Catastrophizing Not Simply a Ploy for Attention

Several questionnaires were administered to evaluate pain intensity, fatigue severity, pain and fatigue behaviors, significant other responses, and catastrophic thinking. Path analysis was used to evaluate whether perceived solicitous responses mediate the relationship of catastrophizing to self-reported pain and fatigue behaviors, as predicted by the CCM; and whether self-reported pain and fatigue behaviors mediate the relationship of catastrophizing to perceived solicitous responses, as predicated by the CBM.

Analyses using the CCM showed statistically significant direct effects of catastrophizing on pain and/or fatigue behaviors (.56; P < .01), as well as a significant effect of perceived solicitousness on these behaviors (.31, P < .01). However, there was no significant relationship between catastrophizing and perceived solicitousness (–.04), and the indirect pathway had no effect on pain and fatigue behavior (–.01), as would be predicated by the CCM.

“This tells us that the catastrophizing-illness-behavior link may not be mediated simply by the perception of available support or solicitousness,” Dr Romano explained.

When examining the CBM, direct effects of catastrophizing on solicitousness (–.29; P < .01) and on pain and fatigue behaviors (.55; P < .01) were observed, and these behaviors were also found to have a direct effect on solicitousness (.44; P < .01). A statistically significant indirect effect of catastrophizing on solicitousness through pain and fatigue behaviors was also found (.24; P < .01), supporting CBM predictions that catastrophizing would be associated with solicitous responses through its effects on pain and fatigue behavior.

“These findings underscore the importance of patients’ pain and fatigue behaviors as the critical linkage between catastrophizing thoughts and perceptions of how others respond when one is in pain or fatigued,” Dr Romano said.

“It also means we need to more explicitly differentiate the patient’s ‘mental set’ of catastrophizing from external behavior, which can be influenced by different factors. Some patients who catastrophize may be very expressive of their distress, while others may be less so, or may even withdraw. Patients who are depressed, for example, may catastrophize but be socially withdrawn,” Dr Romano added.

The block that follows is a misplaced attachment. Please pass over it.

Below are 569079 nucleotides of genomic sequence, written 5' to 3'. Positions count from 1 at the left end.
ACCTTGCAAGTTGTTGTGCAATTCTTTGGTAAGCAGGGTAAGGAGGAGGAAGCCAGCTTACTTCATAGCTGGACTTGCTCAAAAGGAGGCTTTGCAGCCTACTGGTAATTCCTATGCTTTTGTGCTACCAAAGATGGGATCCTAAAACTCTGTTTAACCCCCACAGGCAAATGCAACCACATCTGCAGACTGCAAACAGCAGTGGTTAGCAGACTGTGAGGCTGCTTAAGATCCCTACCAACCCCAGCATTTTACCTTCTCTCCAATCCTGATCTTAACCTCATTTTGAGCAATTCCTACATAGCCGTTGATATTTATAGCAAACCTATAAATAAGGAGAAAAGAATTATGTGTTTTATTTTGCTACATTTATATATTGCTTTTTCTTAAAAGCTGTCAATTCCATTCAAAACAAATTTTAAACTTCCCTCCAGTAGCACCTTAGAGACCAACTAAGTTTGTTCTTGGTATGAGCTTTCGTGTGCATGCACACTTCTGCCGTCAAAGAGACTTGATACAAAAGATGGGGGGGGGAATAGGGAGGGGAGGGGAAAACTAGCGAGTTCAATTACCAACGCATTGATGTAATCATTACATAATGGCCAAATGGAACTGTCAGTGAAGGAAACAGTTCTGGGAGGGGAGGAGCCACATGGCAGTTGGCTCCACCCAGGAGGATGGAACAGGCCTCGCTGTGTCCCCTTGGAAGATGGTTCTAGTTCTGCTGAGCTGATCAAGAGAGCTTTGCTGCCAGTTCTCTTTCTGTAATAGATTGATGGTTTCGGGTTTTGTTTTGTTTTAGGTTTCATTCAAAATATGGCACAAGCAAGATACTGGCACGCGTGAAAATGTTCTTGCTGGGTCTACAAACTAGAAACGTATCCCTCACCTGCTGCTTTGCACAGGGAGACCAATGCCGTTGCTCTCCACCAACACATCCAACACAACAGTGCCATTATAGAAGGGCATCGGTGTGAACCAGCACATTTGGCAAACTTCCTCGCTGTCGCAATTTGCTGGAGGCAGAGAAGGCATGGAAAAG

More Research Needed

Study limitations include a homogenous patient population, adaptation of certain questionnaires to include fatigue, and use of self-reported, cross-sectional data. Nevertheless, the findings show that catastrophizing is a complex process that warrants future investigation, including using more comprehensive models of pain communication.

“Certainly, this study is not an exhaustive test of either model, and it may be that each of these models explains catastrophizing in certain situations or subsets of patients,” Dr Romano noted.

“Future studies would ideally test these models in larger samples of patients with different conditions and using observational data. Multiple factors are likely to drive both catastrophizing and outward expressions of pain and distress related to chronic illness,” Dr Romano concluded.


1. Romano JM, Molton IR, Alschuler KN, Jensen MP, Schmaling KB, Buchwald DS. Reported pain and fatigue behaviors mediate the relationship between catastrophizing and perceptions of solicitousness in patients with chronic fatigue. J Pain. 2016;17(3):328-335.

2. Romano JM, Jensen MP, Schmaling KB, Hops H, Buchwald DS. Illness behaviors in patients with unexplained chronic fatigue are associated with significant other responses. J Behav Med. 2009;32(6):558-569.

This article originally appeared on Clinical Pain Advisor